Polis said his office was looking at options to help people who have lost their income due to COVID-19 pay their rent and mortgages, and that at this point eviction orders will “not be processed as they normally are.”

RELATED: Colorado governor announces relief fund, emergency child care for those impacted by coronavirus

Colorado State Capitol closure

To adhere to social distancing guidelines from the Colorado Department of Public Health & Environment (CDPHE) and the Centers for Disease Control & Prevention, the capitol building will remain closed to the public until further notice.

2020 Denver Cinco de Mayo Festival is canceled

NEWSED has canceled Denver's Cinco de Mayo Festival. The festival has gone on as planned for the past 32 years, until this year. 

"We deeply regret to inform the community that the 2020 Denver Cinco de Mayo Festival will be canceled due to the directive of our city and state officials to cancel any gathering over 50 people for the next 8 weeks," said Andrea Barela, NEWSED President & CEO. "While this situation might be difficult at the moment, the Cinco de Mayo festival’s main mission has always been to “Celebrate Culture” which means our Mexican holidays and traditions will continue. This May 5th celebrate the Battle of Puebla in your own way, in good health and spirit. Thank you to our incredible entertainers, sponsors, staff, vendors, exhibitors, volunteers, and supporters, we look forward to seeing you in May 2021 when we will all celebrate together again." 

TUESDAY, March 17

Sen. Cory Gardner and Rep. Jason Crow self-quarantined

Colorado Sen. Cory Gardner (R) will self-quarantine after coming into contact with a person who has tested positive for COVID-19.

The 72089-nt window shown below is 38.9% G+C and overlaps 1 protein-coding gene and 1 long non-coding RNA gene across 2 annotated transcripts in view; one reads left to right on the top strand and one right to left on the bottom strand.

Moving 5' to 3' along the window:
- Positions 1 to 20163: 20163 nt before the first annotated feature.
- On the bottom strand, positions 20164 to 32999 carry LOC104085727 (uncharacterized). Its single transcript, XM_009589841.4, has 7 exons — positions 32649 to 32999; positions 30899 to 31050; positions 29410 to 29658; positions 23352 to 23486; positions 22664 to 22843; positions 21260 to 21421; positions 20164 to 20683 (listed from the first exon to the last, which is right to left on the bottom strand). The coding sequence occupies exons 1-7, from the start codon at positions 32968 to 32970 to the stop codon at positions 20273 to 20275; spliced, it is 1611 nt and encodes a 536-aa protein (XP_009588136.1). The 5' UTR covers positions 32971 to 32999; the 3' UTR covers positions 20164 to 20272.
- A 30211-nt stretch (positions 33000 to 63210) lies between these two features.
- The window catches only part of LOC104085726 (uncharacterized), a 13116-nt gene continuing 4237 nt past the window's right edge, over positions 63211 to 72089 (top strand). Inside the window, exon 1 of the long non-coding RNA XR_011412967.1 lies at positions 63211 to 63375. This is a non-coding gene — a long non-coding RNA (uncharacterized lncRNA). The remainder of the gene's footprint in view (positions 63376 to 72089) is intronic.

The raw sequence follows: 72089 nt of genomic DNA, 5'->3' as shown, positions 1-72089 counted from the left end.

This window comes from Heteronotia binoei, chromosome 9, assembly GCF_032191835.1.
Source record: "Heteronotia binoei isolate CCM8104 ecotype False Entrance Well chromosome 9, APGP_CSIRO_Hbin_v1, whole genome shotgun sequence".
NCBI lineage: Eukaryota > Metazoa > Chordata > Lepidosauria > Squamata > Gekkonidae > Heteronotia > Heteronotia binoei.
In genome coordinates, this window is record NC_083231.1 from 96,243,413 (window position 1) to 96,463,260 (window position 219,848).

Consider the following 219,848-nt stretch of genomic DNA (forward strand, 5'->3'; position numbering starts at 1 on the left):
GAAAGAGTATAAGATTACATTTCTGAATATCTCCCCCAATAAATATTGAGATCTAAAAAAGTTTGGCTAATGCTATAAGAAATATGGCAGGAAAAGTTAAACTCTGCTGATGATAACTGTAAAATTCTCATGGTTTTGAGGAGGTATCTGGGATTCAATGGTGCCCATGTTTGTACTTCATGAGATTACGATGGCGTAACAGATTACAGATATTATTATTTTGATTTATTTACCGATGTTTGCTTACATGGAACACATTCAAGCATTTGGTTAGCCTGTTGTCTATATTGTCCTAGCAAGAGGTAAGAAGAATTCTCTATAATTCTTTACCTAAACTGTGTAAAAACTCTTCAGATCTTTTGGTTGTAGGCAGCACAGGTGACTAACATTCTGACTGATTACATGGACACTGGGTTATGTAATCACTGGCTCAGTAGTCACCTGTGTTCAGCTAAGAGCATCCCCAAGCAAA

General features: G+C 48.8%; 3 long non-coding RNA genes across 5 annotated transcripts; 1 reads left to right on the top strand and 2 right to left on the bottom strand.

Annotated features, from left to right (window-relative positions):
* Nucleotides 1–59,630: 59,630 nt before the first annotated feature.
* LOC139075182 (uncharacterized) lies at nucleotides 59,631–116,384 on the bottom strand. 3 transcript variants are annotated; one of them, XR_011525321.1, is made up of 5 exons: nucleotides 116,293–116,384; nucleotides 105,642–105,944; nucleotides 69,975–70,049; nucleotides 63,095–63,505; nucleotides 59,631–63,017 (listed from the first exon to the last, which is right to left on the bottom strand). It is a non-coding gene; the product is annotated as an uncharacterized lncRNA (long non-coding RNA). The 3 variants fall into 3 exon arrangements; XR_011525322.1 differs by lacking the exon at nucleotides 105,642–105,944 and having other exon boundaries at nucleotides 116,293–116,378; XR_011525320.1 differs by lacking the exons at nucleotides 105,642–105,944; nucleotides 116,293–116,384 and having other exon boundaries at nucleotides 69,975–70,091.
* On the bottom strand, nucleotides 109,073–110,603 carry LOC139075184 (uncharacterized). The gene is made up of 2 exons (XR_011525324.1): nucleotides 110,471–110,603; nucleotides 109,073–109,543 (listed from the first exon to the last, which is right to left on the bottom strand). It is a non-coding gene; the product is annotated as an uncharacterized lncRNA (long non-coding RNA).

Gardner said in a news release that the Tri-County Health Department, which covers  Adams, Arapahoe and Douglas counties, alerted him on Tuesday that he had been in contact with a person who has tested positive.

The person is a Coloradan who visited his office in Washington, D.C.

The senator is not showing symptoms of the novel coronavirus.

Crow's office also announced that he was alerted by the Tri-County Health Department that he came into contact with a Colorado constituent on March 11t who later tested positive for coronavirus. In the statement, Crow said he was not showing any symptoms of the virus.

CU-Boulder cancels commencement

The university announced the cancellation of the in-person commencement on May 7, as well as all college, school and department-based recognition ceremonies, due to COVID-19. 

CU officials said they are exploring virtual options that will enable our community to celebrate the latest class of CU Boulder graduates remotely, and we will follow up with more information and details as these plans develop. 

Weld County man in his 70s dies

Weld County Department of Public Health and Environment (WCDPHE) said a male in his 70s died from COVID-19, the second death in the state. His death is connected to one of the earlier identified positive cases, WCDPHE said.

Resident of long-term care facility in Larimer County tests positive

The positive test comes less than a week after it was announced a worker there had also tested positive.

Due to the high-risk nature of the virus, a team of infection preventionists and epidemiologists from CDC and CDPHE have been working closely with the Larimer County Department of Health and Environment (LCDHE) and providing on-site technical assistance and support regarding case investigation, infection prevention, healthcare worker safety assessments and personal protective equipment.

Case investigation is in process to identify people who have been in close contact with the individuals who tested positive so that public health workers can reach out to those contacts in the next few days. As with any communicable disease, this case investigation will take some time to complete. In order to protect the privacy of the individuals, identifying information and medical records will not be released to the public, LCDHE said in a statement.